Advertisers Plan To Spend Less On Twitter; Gnack Develops Snapchat Measurement Tool

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Broken Wings

Many advertisers plan to spend less on Twitter in 2016, according to a survey by RBC Capital Markets. “Just like there are momentum stock buyers, guess what? There are momentum ad buyers, and the momentum is moving away from Twitter,” said lead analyst Mark Mahaney. Twitter has been throwing spaghetti at the wall and hoping for revenue products that stick (like top-of-feed real estate, sponsored Moments or promoted tweets on profile pages), but marketers – and shareholders – continue to pull back. More at CNBC.


Advertisers like Snapchat, but they love automation. Enter Gnack, an Austin, Texas-based startup that measures Snapchat influencer campaigns. By having influencers log in to Snapchat via their Instagram accounts, Gnack can piggyback on Facebook/Insta’s more robust measurement capabilities to track the number of times Snapchat posts are opened or screengrabbed. CRO Chico Tirado tells Adweek’s Lauren Johnson that the goal is to make Snapchat more attractive to metrics-driven ad buyers. “We want to streamline the process for influencers and advertisers and be able to go to brands selling programmatically.” More.

Uncle Sam

US Secretary of Commerce Penny Pritzker, who led US efforts to replace the Safe Harbor data transfer pact with the EU [AdExchanger coverage], announced an initiative to send “Digital Attaches” around the world to support US businesses as they maneuver regional webs of privacy and regulatory standards. Digital services now account for more than half of all US service exports, and one-sixth of all goods and services (including agriculture, energy, automotive and manufacturing). The US government has begun to view its startup community as an advantage on the scale of international trade.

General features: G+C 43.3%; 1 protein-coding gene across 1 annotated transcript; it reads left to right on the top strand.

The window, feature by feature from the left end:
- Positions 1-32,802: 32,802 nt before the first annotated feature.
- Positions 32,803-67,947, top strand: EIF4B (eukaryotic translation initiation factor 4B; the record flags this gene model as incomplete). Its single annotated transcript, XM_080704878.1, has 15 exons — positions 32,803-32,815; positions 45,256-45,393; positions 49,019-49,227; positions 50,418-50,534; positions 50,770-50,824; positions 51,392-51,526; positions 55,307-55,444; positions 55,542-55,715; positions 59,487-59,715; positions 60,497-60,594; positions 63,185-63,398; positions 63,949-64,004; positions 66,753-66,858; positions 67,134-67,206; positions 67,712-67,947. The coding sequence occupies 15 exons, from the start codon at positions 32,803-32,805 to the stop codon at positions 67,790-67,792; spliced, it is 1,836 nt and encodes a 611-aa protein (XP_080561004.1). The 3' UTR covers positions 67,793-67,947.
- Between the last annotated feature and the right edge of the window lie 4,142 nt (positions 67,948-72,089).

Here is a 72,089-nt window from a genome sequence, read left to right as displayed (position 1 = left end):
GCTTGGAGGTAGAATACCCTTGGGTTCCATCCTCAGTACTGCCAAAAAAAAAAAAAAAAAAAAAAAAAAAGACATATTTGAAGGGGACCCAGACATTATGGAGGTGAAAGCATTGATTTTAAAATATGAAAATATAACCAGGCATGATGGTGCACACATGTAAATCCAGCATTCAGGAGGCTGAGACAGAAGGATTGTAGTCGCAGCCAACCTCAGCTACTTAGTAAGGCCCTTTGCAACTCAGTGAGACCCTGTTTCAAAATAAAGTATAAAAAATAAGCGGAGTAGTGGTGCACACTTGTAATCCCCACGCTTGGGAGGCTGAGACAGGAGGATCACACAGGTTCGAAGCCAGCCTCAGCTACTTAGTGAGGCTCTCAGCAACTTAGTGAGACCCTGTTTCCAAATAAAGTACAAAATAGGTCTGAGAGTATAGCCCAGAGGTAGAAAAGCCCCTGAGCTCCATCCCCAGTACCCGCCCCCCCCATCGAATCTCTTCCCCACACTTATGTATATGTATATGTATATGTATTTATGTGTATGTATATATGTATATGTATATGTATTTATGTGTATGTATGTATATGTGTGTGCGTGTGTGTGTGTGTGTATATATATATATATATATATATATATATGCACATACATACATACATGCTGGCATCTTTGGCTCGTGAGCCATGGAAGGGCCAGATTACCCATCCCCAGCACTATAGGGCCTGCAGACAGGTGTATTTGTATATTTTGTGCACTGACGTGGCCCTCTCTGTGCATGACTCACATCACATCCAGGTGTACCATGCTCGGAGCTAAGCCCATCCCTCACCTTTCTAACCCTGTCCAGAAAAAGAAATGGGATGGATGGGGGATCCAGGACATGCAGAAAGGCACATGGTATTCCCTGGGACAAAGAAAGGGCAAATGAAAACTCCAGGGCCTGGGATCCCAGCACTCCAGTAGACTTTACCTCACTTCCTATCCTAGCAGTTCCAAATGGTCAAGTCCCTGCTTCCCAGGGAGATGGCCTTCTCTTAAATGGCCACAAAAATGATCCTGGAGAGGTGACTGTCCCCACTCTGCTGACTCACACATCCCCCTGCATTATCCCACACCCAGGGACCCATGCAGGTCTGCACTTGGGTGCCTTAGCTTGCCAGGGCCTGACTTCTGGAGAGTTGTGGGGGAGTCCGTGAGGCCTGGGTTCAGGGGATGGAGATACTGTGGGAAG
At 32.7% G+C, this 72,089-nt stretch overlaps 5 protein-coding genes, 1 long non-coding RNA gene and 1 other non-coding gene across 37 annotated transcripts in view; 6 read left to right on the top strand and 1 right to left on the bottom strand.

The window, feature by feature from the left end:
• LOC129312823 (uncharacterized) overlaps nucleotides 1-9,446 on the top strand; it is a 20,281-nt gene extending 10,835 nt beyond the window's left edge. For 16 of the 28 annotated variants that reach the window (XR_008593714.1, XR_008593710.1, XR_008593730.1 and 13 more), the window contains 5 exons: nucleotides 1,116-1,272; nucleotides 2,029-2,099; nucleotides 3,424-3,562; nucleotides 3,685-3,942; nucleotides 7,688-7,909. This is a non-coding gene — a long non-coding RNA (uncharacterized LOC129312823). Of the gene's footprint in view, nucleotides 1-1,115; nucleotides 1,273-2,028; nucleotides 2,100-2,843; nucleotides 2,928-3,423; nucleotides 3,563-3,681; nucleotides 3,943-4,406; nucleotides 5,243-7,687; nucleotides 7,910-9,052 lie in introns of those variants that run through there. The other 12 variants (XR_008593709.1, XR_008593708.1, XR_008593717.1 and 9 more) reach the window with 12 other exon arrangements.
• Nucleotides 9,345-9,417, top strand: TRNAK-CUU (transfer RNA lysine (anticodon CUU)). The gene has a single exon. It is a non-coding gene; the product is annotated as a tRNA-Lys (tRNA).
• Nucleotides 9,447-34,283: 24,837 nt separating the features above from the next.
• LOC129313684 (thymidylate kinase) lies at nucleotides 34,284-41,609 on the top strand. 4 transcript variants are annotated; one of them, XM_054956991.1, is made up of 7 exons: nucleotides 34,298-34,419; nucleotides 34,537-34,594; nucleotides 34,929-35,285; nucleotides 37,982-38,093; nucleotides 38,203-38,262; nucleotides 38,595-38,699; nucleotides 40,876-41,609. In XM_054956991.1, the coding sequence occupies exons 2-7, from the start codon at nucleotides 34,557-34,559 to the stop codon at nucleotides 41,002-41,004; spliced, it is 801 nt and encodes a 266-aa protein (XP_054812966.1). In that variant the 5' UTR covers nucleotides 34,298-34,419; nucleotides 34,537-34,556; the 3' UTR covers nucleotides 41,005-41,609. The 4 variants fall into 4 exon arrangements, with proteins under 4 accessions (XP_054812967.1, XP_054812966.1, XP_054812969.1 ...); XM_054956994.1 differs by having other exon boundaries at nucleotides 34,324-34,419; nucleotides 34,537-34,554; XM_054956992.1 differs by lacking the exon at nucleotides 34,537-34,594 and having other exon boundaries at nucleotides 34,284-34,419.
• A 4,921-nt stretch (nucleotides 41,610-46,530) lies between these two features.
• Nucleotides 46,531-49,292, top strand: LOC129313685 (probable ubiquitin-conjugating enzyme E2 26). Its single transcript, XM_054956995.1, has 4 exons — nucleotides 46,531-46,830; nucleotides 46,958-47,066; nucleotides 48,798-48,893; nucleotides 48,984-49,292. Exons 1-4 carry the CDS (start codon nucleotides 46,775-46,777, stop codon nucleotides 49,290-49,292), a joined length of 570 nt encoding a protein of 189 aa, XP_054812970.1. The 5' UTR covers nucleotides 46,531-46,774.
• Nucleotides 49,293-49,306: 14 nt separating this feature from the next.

Challenging The Duopoly

Did you know Amazon has an app store? Well, it does, and it’s blowing up. Amazon Underground is an app store that works on a new model: Developers create games that would be paid apps in other stores, but which Amazon offers for free. Amazon then pays developers on the back end based on in-app time and engagement. Amazon doesn’t share any numbers in its coming-out story with Wired, but relies instead on percentages. It’s a ridiculous way to measure something that’s a few months old – but you can bet Apple and Google are taking it seriously. By paying developers directly, Amazon has unprecedented control over in-app opportunities and more freedom to tie Underground into its growing media empire.

But Wait, There’s More!

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